A Message from Director of Client Experience Daryl Stitt (@StittDaryl)
Twenty years ago, cyber security was a mere footnote within IT and has been a balancing act between productivity and protection for most companies. Fast forward to 2018 and that luxury of limited attack vectors has withered away. Comprehensive security plans and practices are now mandatory. A multi-faceted layered defense is critical to reducing and eliminating your exposure to today’s targeted, complex, and automated cyber threats.
In fact, IBM’s chairman, president and CEO Ginni Rometty has stated, “Cybercrime is the greatest threat to every company in the world.” Billionaire businessman Warren Buffet took it a step further and said cyberattacks are the number one problem with mankind, even worse than nuclear weapons. Now, I don’t necessarily adopt Buffet’s hyperbole, but without a doubt the impact that cybercrime is having on people and businesses worldwide is staggering. According to Cybersecurity Ventures, cybercrime damage costs are estimated to hit $6 trillion annually by 2021.
So with all this doom and gloom, what can businesses do to protect themselves?
There is no single magic solution to protect from every cyber threat, but having a layered approach and plan to protect every component of your environment is a good start. This includes having the latest updates on every technology component, an email filtering solution, hardened servers, limited ingress and egress points, and secure connectivity between endpoints – even within your own network.
Having a strong password policy and dual authentication into administration functions should be common practices in today’s environment. In the event that a cyberattack is successful, taking the layered approach further is crucial. Business executives and technology professionals should have a comprehensive disaster recovery, business contingency and threat response action plan in place.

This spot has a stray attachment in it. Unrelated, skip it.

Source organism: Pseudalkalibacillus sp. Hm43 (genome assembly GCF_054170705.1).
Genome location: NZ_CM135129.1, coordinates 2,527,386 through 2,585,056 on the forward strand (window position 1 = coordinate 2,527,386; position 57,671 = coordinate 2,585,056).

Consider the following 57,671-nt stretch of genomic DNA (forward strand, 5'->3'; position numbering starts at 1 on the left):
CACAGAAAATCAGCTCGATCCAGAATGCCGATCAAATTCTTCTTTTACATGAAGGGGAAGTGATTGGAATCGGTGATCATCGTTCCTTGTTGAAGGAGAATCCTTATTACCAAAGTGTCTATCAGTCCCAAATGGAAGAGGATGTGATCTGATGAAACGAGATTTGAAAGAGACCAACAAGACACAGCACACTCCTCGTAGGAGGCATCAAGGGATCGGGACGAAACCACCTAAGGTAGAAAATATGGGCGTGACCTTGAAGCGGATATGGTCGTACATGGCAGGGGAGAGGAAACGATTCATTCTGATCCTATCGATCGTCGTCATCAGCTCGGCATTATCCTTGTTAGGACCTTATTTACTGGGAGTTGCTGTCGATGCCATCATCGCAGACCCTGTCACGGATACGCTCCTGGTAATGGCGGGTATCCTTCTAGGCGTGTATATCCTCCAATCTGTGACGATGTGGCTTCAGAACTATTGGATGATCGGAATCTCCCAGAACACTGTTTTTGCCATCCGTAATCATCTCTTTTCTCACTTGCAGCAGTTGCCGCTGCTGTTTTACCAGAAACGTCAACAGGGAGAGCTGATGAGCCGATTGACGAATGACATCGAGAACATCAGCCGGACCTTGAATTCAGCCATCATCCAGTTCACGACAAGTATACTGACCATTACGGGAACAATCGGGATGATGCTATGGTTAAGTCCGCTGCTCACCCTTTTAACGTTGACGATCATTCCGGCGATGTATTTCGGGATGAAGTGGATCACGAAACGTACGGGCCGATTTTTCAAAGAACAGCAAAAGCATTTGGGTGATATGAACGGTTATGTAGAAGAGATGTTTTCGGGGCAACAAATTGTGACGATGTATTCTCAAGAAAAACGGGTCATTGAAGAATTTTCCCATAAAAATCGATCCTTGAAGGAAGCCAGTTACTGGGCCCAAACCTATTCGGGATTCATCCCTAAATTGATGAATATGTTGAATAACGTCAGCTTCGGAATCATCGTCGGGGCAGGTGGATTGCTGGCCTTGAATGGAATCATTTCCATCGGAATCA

Not only does your technology have to become ‘hardened’, but so do your employees. Every technology and office worker needs to be involved in protecting and defending apps, data, devices and infrastructure from nefarious activity. You can have strong technical security, but if your employees are prone to unsafe practices or are uneducated about social engineering tactics, you are leaving the barn door wide open. So, sound computing and social engineering educational plans should be another layer on your cyber security checklist.
If you are a business leader and you don’t have an explicitly detailed comprehensive security, disaster recovery and business contingency action and response plan in place, you may want to ensure your resume is up to date. Harsh? Possibly, but cyber security should be taken extremely seriously. If a cyberattack compromises your business’ intellectual property, holds your data hostage or exposes sensitive client information, the reality will be harsh. In the face of a $6 trillion annual threat, maybe Warren Buffet was right.
With diligent planning, cyber threats can be mitigated. Remember the old adage, “If you fail to plan, plan to fail.” So I urge you, take steps to ensure that your business has a comprehensive plan in place. It may even get you promoted!
If you are interested in a high-level cybersecurity overview or deep-dive discussion, we at RapidScale are here to partner with you. Please contact us at firstname.lastname@example.org or check out our recent webinar: Avoid Cyber Threats with CloudSecurity, where we recently dove into these topics and more! For any further customer webinars, you can register here!